Let’s dive deeper:

Cultural complexity

The amount of background and contextual information that explain a given situation or condition is referred to as cultural complexity.  What does this mean for leaders?  Let’s say some of your team members are from a low-context culture such as the United States or Germany, in low-context cultures, communication is explicit and direct but the other members of your team are from a high-context culture such as Latin America, China or the Middle East, where communication is implicit and transmitted by physical context or internalized in people. People in low-context cultures want yes or no answers and feel uncomfortable in situations where they have to decipher meaning. This sounds somewhat like communication in a marriage right?  See why there is a 50% divorce rate. Low and high-context cultures have two vastly different ways of communicating. However, even within low-context cultures like the United States and Germany many cultural differences exist.

Emails can be misunderstood

Something as mundane and routine as sending email can become problematic when culture is not understood. When Americans send emails they expect the recipient to respond immediately or at least within 24 hours. In some cultures, considerable thought goes into email responses, in others, the cultural perception of time is different; therefore, the email you sent may not be answered for several days.  Would a slow response mean the person is inconsiderate, lazy, ignoring you or not a team player? You might just think so without understanding cultural differences. While you’re thinking they’re lazy, they’re thinking you’re domineering, aggressive and pushy.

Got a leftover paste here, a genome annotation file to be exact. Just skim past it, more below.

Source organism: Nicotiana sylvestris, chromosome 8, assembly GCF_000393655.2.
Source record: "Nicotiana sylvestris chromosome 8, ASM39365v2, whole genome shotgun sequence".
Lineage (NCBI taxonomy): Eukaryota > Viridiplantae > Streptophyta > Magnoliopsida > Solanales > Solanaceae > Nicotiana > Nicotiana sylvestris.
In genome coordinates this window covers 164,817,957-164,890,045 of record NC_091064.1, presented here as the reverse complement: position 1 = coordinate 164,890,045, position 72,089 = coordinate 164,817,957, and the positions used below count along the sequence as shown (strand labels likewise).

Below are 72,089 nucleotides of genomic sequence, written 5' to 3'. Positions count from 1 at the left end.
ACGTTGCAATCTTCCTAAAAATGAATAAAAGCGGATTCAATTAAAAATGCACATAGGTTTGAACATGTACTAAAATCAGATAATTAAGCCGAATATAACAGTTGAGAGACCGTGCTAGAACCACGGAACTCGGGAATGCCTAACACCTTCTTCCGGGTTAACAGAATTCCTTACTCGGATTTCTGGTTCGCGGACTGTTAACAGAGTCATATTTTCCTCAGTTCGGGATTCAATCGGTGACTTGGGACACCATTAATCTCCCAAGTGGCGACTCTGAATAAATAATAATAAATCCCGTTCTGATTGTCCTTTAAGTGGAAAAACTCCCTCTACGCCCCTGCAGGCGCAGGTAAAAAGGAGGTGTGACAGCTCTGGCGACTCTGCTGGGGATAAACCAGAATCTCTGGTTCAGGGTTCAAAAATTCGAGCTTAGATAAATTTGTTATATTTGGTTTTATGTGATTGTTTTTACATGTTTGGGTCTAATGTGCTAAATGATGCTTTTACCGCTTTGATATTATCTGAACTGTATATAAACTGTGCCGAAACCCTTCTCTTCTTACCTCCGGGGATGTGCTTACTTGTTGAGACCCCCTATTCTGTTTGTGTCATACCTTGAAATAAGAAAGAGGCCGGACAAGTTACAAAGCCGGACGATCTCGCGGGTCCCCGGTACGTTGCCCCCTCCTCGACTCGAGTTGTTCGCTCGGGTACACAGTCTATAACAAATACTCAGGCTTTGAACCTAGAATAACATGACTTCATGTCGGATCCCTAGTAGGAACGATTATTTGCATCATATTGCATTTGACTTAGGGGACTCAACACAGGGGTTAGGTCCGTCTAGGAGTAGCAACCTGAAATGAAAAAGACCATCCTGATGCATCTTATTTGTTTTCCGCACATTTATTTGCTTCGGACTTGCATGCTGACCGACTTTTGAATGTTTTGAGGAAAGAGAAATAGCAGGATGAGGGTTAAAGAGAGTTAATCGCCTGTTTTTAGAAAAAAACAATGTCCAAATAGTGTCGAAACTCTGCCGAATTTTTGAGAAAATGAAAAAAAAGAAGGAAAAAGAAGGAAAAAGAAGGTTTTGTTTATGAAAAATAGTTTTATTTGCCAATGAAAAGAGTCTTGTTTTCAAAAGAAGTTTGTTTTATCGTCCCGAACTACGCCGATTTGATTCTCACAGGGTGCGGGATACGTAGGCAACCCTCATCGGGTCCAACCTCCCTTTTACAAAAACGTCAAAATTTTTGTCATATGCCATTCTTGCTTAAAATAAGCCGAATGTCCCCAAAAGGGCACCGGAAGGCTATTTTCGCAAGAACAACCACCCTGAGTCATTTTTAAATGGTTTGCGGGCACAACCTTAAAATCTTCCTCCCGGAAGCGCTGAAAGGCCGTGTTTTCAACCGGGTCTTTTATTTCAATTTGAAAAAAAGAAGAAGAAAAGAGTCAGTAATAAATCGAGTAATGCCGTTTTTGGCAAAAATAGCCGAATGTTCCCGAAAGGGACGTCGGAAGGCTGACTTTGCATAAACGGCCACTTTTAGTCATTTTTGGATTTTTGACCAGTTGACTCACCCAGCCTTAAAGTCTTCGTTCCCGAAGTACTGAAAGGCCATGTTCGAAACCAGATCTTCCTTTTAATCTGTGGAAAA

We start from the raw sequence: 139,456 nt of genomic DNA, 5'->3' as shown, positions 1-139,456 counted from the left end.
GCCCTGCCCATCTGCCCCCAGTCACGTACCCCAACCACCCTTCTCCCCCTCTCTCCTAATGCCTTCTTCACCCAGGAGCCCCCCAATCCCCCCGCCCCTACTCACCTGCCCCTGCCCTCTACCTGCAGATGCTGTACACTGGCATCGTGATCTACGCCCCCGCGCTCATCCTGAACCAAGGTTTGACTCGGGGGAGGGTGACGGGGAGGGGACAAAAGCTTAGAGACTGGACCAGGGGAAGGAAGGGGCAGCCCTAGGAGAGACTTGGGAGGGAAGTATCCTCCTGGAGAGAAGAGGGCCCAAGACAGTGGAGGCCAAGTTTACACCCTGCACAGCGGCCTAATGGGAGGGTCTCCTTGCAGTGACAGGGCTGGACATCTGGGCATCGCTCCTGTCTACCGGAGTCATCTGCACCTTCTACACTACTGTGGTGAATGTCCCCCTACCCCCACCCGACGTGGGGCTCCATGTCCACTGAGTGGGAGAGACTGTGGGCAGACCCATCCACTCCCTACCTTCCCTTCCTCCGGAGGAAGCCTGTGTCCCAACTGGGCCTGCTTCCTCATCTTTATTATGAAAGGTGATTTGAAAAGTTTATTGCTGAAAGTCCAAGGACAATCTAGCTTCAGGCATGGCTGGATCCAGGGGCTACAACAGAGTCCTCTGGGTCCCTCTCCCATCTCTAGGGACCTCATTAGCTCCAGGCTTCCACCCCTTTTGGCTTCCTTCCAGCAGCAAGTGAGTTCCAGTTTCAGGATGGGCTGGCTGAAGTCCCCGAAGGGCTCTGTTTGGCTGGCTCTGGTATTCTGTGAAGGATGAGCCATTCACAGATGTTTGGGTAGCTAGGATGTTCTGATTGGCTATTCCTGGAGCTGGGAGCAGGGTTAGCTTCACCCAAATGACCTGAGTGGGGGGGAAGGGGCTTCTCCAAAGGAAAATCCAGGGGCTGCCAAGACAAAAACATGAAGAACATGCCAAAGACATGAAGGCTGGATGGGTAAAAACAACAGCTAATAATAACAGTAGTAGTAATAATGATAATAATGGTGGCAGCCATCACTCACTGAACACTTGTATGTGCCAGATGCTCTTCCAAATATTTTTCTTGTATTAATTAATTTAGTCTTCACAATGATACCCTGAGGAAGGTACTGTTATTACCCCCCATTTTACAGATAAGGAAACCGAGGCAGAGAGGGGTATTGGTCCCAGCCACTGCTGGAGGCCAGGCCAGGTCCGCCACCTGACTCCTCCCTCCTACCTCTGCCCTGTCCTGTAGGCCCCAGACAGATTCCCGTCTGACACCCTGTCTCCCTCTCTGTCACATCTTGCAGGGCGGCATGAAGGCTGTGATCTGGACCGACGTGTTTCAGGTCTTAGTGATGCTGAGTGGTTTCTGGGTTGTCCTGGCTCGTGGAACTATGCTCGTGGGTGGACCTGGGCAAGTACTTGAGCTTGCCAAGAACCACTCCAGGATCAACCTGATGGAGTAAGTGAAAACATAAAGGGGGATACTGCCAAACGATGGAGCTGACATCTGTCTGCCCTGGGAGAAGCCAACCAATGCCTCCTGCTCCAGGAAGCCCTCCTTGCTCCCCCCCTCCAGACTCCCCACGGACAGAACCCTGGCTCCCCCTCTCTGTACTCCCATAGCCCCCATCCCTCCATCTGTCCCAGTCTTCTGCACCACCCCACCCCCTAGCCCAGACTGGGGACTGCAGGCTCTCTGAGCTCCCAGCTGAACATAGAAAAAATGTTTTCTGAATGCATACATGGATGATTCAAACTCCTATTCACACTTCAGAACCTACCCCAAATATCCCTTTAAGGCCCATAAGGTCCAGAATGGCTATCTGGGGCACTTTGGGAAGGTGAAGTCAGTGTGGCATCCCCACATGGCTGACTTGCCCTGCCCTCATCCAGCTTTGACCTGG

Lazy workers and incompetent bosses

Author Kamal Fatehi, stated managerial concepts such as motivation, superior-subordinate relationships, authority, leadership and control are rooted in cultural values and norms. When cultures integrate within the work environment, taking words at their face value, ignoring unspoken signals and lacking background information embedded in cultural traditions can often result in gross misunderstandings, lackluster productivity and unfulfilled objectives.

For example, take an American supervisor and a Greek employee. America is an individualistic culture and managers expect employee participation and self direction. A Greek employee for example comes from a culture where supervisors exercise managerial authority and are direct in telling employees what to do. How this plays out in the day-to-day work environment is the American supervisor is thinking the Greek worker isn’t participating and giving him the answers he wants and the Greek worker is thinking the American supervisor is incompetent because in his mind, the supervisor should be telling him what to do.